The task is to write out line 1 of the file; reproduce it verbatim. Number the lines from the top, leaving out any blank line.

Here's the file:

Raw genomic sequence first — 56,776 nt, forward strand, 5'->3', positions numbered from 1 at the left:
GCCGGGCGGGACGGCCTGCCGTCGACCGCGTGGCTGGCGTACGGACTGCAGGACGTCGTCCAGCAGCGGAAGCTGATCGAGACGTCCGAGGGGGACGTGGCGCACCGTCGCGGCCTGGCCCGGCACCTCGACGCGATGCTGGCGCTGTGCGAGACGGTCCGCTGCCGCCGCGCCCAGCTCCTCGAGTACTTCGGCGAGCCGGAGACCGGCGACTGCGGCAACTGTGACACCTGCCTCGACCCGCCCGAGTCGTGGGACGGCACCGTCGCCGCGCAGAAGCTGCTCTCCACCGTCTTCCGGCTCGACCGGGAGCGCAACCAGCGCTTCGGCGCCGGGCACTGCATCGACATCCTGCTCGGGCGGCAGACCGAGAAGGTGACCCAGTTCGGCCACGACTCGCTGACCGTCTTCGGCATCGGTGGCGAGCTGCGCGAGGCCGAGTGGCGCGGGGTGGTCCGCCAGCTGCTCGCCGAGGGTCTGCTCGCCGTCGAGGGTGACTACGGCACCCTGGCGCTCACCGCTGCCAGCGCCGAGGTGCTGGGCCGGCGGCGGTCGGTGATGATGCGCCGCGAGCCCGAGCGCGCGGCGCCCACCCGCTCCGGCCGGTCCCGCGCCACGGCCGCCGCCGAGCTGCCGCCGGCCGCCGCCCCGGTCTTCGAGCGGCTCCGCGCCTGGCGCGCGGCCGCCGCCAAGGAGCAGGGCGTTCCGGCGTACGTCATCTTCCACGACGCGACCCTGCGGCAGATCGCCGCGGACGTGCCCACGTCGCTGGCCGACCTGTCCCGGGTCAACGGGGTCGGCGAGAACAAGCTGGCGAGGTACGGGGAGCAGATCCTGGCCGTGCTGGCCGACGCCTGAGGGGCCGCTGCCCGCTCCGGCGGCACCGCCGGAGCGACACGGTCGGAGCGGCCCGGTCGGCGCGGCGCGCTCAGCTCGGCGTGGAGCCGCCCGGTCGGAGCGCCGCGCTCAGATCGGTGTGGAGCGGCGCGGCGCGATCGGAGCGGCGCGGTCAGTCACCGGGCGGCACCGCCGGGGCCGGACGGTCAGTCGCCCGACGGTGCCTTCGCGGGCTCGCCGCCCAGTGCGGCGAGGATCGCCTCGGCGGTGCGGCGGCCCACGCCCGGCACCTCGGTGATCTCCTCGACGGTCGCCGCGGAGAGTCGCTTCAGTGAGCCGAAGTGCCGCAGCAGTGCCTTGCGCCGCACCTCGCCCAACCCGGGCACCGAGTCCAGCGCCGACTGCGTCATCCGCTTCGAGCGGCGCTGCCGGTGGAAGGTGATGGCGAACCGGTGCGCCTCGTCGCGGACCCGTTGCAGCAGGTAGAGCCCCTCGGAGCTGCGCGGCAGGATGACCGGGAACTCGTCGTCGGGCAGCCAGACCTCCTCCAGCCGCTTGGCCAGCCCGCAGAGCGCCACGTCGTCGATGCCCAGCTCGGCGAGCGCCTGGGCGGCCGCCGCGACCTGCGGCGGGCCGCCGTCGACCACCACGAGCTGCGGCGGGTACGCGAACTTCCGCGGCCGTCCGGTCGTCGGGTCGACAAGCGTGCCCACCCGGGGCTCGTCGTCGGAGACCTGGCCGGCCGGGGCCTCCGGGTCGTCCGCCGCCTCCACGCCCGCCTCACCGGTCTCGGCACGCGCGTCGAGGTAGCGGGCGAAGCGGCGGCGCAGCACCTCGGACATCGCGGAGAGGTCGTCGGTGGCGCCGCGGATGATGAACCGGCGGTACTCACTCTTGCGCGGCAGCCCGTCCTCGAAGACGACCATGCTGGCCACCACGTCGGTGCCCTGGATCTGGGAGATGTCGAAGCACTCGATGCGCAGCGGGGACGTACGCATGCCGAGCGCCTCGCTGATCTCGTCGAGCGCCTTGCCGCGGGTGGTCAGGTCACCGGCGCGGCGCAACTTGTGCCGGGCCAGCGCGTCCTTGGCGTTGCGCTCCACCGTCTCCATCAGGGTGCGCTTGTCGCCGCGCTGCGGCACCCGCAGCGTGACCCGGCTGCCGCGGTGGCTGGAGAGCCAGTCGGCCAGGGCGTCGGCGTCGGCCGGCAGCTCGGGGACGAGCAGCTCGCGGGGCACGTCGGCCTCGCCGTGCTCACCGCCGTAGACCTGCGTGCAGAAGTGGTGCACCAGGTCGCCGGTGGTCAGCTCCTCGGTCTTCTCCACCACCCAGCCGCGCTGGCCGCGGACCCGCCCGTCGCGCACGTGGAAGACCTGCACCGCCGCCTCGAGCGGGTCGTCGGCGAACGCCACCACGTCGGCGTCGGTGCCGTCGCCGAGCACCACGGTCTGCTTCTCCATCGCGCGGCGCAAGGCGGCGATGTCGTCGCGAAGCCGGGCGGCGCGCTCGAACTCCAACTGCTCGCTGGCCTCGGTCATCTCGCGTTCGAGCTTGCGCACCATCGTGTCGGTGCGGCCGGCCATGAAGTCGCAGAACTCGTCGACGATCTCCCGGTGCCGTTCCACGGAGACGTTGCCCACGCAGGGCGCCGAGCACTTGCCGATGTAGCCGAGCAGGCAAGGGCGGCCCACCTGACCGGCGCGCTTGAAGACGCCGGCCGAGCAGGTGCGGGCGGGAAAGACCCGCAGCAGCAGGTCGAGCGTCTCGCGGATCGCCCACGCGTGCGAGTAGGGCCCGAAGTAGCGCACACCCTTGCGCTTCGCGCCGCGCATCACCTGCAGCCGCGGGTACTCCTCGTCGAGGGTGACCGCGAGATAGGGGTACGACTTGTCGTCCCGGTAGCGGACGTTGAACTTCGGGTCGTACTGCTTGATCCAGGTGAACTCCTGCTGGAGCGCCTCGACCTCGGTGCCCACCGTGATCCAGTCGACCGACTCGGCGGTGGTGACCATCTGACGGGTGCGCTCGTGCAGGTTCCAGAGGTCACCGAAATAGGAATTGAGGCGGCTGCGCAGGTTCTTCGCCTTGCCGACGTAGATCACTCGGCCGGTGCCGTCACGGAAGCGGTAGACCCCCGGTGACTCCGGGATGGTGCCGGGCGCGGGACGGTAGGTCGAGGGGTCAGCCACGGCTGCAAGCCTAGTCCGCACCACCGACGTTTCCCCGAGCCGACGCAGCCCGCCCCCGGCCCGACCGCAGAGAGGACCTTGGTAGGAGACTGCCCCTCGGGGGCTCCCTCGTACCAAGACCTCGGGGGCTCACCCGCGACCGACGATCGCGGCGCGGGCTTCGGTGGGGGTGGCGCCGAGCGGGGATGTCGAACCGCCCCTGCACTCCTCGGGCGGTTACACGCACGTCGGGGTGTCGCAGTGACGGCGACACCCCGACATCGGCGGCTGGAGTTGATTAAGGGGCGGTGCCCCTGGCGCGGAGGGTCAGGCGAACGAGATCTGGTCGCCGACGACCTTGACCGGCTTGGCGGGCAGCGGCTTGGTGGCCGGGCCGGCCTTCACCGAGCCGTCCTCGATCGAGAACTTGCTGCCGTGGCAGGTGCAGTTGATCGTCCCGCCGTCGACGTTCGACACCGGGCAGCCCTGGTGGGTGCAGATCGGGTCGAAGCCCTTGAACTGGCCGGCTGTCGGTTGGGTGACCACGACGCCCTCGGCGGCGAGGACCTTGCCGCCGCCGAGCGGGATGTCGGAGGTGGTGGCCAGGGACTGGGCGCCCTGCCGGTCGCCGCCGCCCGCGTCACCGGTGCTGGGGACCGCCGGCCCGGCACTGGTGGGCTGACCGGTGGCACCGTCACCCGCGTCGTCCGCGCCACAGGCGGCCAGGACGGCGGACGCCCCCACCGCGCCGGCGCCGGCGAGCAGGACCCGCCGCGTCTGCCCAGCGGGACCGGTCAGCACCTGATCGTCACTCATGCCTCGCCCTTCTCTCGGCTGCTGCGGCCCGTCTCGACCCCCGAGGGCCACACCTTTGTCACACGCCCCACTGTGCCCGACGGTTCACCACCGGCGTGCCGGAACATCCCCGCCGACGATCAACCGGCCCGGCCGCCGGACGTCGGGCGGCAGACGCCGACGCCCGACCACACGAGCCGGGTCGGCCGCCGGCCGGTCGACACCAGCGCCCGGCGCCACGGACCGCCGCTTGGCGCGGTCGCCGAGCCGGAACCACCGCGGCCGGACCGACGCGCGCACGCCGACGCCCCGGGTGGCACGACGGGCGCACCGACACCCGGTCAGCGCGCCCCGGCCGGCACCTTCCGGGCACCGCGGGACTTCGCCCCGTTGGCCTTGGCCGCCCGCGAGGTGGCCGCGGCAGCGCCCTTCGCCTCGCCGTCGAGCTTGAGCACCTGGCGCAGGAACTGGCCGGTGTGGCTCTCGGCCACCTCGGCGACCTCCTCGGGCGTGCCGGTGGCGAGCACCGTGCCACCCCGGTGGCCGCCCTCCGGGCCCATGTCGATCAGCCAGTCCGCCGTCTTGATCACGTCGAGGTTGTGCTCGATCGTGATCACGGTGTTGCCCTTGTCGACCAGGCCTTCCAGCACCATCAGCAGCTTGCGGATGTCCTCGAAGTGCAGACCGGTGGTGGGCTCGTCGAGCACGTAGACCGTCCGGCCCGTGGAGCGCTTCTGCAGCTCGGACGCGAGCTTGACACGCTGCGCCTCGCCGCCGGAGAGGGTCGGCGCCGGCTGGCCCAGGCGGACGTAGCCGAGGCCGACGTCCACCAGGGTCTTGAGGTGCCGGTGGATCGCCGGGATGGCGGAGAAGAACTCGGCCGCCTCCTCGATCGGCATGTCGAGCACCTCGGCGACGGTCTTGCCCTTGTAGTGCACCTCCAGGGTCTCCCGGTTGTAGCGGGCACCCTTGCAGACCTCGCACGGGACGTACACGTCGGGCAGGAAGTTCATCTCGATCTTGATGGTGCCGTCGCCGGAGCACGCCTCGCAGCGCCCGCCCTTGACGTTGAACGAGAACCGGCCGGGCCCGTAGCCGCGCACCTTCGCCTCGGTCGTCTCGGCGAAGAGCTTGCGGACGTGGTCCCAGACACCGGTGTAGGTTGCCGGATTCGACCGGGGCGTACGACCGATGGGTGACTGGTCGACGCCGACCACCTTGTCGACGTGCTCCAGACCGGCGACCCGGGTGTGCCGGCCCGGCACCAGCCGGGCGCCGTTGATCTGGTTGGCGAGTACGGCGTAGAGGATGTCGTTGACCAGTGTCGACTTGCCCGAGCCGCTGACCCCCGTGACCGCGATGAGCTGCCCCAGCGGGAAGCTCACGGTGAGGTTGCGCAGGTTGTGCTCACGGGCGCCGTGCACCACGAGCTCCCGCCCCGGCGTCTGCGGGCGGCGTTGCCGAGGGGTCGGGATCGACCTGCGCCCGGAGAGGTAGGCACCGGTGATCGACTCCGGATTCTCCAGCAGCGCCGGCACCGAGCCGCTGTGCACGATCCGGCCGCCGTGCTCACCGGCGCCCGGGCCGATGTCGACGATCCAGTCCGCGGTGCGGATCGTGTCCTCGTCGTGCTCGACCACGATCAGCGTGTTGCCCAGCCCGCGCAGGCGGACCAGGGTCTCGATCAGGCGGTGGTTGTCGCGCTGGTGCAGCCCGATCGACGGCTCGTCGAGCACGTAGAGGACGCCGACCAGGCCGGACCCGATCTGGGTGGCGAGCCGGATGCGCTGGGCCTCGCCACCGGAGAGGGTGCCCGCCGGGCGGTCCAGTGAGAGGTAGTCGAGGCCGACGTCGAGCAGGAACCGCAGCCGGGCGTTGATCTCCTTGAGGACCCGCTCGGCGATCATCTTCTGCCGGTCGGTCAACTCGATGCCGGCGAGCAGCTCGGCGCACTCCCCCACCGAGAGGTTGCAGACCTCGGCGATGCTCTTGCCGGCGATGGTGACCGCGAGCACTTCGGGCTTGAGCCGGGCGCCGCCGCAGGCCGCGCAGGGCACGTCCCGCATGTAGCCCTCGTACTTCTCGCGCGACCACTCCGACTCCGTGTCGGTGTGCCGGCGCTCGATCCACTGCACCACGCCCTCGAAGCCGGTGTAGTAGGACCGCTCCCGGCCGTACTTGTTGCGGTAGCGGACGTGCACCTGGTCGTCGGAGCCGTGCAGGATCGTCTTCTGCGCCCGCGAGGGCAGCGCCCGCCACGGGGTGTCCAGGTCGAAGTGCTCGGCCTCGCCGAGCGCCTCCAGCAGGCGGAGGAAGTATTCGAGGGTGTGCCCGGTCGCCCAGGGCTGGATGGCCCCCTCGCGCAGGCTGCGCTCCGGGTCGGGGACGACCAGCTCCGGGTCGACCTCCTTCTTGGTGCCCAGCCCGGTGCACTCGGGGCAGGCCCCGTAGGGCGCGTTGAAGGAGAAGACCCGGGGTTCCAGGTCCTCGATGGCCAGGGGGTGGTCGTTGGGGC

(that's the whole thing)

Raw genomic sequence first — 56,776 nt, forward strand, 5'->3', positions numbered from 1 at the left: